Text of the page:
Dell describes what he looks for his board of directors to do in a business that changes rapidly. He requires each director to select and learn as much as possible about an area of Dell, Inc. During board meetings, the directors report what they have learned. This method, Dell notes, is much more effective in increasing the knowledge of the board and understanding the business of the company. To ensure that the company gets a board of experienced leaders, Dell uses a well-established company process to evaluate their development capacity.
And what do you look to a board to do? The first thing I'll say is, when you have a business that's changing very rapidly, if you have five or six meetings a year, it's incredibly hard for somebody on a board to know a whole lot about your business. So one of the things that we've done for a while now is, we have this thing called Director Day. And we require each director.. We give them a list of areas in the business, and they get to select their first, second, third choice. They're required, every year, to go into the business, into one part of the business for a whole day and learn everything there is to know about that. We're not there, we're not watching them or anything. And then they have to come back to the board meeting and report what they've learned. And I found that that increases their knowledge and understanding of actually what the company does tremendously, because somebody comes in, presents for an hour, "Here's what we're doing in China." "Okay, fine, how much of that did you really capture?" It's just very hard. So I think that that's helped a lot. We've looked for the board to help us avoid some of the potholes that they might have seen in their experience, and to kind of be a sanity check on our plans and our strategies. Not so much for technological advice, which is extremely hard to get in a board sense, but more on "Does this business strategy make sense?" and helping us evaluate the team. We have a pretty well-established process at Dell now where we evaluate our leaders and development capacity. And we go through that with our board as well, for all of our senior leaders, so they kind of see how our leaders develop.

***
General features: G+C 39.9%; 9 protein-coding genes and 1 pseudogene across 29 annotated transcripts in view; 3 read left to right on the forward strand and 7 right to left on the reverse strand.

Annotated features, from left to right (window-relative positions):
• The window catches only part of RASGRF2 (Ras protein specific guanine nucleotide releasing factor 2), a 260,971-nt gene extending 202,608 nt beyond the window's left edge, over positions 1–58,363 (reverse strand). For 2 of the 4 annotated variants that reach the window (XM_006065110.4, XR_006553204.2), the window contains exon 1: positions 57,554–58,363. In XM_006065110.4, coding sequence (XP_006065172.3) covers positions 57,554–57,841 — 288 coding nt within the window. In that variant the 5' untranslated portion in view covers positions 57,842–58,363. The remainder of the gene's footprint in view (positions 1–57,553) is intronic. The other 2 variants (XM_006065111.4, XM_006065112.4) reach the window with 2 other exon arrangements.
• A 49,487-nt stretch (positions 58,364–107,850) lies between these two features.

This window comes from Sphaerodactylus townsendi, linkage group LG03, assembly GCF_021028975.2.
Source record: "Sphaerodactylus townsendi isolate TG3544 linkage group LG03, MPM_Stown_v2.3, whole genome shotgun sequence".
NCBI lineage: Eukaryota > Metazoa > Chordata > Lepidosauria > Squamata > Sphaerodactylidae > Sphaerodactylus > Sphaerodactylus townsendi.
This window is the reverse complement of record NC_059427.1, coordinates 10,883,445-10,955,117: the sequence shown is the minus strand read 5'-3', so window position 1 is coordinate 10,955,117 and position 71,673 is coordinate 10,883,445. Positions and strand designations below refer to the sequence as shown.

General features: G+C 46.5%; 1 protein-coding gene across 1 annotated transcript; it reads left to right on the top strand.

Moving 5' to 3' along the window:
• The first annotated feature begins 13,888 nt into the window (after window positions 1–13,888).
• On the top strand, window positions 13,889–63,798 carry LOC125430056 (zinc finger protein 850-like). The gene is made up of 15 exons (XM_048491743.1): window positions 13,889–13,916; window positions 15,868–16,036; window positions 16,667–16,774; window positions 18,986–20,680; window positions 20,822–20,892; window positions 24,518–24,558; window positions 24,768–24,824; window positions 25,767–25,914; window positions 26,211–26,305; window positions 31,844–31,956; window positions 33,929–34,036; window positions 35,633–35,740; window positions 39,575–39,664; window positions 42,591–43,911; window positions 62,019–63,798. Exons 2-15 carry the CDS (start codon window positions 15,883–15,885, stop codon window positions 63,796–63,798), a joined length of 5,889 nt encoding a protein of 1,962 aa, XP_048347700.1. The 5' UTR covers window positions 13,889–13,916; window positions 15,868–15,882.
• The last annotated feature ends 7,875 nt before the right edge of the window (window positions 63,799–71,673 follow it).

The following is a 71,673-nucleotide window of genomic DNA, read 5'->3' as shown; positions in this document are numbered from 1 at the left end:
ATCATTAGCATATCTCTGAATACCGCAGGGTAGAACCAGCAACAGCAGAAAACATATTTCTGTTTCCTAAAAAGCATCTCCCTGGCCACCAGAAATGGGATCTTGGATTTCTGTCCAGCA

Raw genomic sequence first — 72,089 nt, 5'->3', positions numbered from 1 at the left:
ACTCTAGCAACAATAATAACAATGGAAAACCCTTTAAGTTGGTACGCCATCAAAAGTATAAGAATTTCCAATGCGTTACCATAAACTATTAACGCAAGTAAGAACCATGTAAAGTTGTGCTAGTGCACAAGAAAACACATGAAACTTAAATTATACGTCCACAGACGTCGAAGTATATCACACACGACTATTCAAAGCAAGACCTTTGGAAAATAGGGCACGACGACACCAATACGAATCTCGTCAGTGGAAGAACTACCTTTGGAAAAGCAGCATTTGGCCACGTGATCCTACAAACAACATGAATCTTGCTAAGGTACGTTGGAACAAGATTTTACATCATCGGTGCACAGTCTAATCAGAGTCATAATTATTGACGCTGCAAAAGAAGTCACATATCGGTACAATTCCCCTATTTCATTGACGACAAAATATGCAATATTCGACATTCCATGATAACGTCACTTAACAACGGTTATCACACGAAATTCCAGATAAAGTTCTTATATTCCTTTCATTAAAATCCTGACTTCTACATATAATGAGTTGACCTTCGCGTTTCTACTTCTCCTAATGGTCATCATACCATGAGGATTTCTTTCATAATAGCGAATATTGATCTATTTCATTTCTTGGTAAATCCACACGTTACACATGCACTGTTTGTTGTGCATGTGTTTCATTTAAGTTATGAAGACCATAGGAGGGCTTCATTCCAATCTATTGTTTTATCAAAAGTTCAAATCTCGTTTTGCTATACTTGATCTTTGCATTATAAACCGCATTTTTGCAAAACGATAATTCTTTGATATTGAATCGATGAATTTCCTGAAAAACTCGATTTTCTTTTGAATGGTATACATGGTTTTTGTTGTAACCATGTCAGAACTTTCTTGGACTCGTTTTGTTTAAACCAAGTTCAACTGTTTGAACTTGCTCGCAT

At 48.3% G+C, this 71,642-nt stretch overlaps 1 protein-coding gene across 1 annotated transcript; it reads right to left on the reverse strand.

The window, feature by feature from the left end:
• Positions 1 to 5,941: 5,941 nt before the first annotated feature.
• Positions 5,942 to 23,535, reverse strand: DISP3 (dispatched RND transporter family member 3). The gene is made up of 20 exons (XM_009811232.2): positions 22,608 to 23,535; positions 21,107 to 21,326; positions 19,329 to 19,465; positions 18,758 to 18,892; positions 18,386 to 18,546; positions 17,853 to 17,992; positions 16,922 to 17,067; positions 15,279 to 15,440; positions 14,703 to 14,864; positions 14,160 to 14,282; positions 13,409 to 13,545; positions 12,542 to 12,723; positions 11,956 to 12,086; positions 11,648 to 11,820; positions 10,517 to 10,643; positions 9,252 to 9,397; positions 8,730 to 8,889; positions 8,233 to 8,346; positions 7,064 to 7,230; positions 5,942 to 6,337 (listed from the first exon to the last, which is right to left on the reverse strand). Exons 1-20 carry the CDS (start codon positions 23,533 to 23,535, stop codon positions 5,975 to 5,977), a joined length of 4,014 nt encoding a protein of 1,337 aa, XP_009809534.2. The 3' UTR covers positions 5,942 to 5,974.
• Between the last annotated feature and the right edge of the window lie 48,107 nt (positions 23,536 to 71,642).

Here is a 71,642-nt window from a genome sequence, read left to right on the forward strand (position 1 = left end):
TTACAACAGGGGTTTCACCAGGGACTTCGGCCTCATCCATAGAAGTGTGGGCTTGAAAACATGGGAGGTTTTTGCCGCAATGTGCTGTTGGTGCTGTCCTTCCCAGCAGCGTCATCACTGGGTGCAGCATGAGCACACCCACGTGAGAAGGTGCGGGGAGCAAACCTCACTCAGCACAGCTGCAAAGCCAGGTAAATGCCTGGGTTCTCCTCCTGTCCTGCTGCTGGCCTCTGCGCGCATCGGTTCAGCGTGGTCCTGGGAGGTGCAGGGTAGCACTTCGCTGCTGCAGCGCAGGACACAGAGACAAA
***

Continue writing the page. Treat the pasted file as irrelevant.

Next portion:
Michael Dell lectures on Entrepreneurship for Stanford University students, May 1, 2007. Michael Dell is the founder of the computer company Dell, Inc. He created one of the most profitable computer companies in the world with annual sales of up to $50 billion American dollars. Dell has also become one of the wealthiest people in the world with a 4th place listing on the Forbes rich Americans list in 2005 with an estimated worth of $18 billion. In this Stanford lecture, he talks about taking caution in forming close friendships in a company, creating an effective communication infrastructure and starting a new company in an inefficient industry.
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Last Updated: Mon, Jul 16, 2007
- Endeavor's Entrepreneurs' Summit
- Stanford University's Entrepreneurship Corner (ecorner)
Original Course Name: Endeavor's Entrepreneurs' Summit.